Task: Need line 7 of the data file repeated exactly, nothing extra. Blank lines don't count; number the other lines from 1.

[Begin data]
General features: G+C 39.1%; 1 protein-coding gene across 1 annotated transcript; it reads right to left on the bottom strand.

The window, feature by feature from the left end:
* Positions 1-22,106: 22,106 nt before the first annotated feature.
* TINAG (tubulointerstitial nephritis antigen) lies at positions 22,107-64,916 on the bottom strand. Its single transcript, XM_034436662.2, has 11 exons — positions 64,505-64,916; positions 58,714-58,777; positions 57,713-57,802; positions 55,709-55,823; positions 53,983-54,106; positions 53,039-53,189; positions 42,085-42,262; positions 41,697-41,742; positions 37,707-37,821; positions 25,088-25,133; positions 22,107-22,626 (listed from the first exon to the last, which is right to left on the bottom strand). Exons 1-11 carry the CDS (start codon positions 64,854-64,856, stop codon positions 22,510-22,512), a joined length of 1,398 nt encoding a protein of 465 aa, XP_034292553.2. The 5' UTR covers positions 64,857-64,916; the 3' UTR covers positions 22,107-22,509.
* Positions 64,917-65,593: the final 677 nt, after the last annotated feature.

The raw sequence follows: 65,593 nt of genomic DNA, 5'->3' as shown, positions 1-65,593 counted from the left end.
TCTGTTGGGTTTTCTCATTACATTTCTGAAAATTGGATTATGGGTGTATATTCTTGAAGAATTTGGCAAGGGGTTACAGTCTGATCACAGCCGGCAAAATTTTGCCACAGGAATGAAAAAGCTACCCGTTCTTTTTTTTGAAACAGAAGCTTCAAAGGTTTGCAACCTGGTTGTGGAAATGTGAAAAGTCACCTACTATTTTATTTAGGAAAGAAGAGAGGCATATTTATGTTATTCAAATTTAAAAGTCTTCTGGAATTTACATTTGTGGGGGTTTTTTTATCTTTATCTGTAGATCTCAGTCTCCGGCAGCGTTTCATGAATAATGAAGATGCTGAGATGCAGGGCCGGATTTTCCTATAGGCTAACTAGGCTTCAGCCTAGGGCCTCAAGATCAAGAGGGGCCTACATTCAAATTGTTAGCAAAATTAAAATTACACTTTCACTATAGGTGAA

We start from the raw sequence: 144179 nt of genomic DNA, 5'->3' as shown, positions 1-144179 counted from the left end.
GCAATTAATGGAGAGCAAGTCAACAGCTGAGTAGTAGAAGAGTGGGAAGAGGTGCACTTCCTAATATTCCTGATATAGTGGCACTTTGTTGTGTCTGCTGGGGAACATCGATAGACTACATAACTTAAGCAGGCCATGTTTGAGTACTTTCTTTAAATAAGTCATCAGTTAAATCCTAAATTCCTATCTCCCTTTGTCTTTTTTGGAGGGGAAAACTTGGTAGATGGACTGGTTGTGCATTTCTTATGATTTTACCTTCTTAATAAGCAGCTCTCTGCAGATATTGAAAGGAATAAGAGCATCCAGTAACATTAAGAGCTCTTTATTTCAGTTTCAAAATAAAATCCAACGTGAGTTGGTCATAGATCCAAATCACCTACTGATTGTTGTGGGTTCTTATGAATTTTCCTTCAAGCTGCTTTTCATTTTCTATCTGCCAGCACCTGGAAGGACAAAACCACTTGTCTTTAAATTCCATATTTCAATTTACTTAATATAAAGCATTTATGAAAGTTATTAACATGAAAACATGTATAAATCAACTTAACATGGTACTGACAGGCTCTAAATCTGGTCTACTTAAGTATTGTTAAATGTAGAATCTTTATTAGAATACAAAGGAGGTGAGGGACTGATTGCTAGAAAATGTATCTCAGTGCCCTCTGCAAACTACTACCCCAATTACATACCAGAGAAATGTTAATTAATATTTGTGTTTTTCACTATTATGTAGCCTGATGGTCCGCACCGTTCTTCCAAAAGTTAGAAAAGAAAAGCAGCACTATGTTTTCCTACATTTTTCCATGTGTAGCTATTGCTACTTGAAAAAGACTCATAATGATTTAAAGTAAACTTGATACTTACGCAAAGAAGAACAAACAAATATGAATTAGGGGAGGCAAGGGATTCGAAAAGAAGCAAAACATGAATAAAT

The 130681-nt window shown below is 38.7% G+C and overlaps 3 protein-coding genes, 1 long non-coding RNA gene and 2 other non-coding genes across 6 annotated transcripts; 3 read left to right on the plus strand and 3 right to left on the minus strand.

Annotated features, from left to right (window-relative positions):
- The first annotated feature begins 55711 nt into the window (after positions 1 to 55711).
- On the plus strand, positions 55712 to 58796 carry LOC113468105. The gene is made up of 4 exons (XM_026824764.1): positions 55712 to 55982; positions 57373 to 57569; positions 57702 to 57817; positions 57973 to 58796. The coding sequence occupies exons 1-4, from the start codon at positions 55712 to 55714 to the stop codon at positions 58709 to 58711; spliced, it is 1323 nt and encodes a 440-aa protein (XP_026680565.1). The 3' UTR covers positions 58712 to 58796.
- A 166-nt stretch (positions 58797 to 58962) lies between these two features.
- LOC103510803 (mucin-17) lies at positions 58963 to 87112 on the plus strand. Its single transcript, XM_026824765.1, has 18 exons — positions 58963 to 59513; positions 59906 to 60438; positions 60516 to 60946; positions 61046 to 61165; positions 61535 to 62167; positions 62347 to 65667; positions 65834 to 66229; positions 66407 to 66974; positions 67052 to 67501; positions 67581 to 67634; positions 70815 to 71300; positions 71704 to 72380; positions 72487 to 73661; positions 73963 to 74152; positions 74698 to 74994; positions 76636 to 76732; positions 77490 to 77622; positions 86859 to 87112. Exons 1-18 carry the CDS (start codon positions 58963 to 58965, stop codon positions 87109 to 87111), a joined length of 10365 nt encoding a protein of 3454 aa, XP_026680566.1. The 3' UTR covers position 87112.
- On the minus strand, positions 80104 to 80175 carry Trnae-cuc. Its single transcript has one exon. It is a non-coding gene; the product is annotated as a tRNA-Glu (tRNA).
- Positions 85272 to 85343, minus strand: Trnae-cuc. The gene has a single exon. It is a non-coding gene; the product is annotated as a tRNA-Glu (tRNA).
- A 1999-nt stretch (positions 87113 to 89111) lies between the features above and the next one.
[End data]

TCTGTTGGGTTTTCTCATTACATTTCTGAAAATTGGATTATGGGTGTATATTCTTGAAGAATTTGGCAAGGGGTTACAGTCTGATCACAGCCGGCAAAATTTTGCCACAGGAATGAAAAAGCTACCCGTTCTTTTTTTTGAAACAGAAGCTTCAAAGGTTTGCAACCTGGTTGTGGAAATGTGAAAAGTCACCTACTATTTTATTTAGGAAAGAAGAGAGGCATATTTATGTTATTCAAATTTAAAAGTCTTCTGGAATTTACATTTGTGGGGGTTTTTTTATCTTTATCTGTAGATCTCAGTCTCCGGCAGCGTTTCATGAATAATGAAGATGCTGAGATGCAGGGCCGGATTTTCCTATAGGCTAACTAGGCTTCAGCCTAGGGCCTCAAGATCAAGAGGGGCCTACATTCAAATTGTTAGCAAAATTAAAATTACACTTTCACTATAGGTGAA